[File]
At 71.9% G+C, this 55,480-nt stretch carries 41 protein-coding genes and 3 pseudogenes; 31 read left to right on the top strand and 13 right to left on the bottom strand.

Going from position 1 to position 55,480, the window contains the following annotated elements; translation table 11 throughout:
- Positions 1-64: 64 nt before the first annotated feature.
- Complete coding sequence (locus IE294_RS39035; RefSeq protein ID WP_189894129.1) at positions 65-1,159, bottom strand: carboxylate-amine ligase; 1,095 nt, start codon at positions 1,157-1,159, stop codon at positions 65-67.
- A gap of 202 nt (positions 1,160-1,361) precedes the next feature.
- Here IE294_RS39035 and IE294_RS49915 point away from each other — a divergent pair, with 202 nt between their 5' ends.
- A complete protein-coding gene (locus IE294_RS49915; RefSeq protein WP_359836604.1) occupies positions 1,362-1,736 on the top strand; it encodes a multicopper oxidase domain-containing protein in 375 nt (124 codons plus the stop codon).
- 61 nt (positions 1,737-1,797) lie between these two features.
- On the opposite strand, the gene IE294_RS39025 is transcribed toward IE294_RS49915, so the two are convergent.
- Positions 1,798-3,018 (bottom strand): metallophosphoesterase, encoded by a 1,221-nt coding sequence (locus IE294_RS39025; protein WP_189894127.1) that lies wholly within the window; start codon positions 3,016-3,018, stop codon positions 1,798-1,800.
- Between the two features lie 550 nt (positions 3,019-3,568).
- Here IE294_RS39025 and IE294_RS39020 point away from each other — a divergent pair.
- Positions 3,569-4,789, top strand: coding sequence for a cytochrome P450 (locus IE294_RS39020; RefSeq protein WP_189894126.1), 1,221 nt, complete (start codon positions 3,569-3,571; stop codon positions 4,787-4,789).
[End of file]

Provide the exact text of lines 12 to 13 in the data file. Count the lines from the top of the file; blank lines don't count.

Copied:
- Here IE294_RS39025 and IE294_RS39020 point away from each other — a divergent pair.
- Positions 3,569-4,789, top strand: coding sequence for a cytochrome P450 (locus IE294_RS39020; RefSeq protein WP_189894126.1), 1,221 nt, complete (start codon positions 3,569-3,571; stop codon positions 4,787-4,789).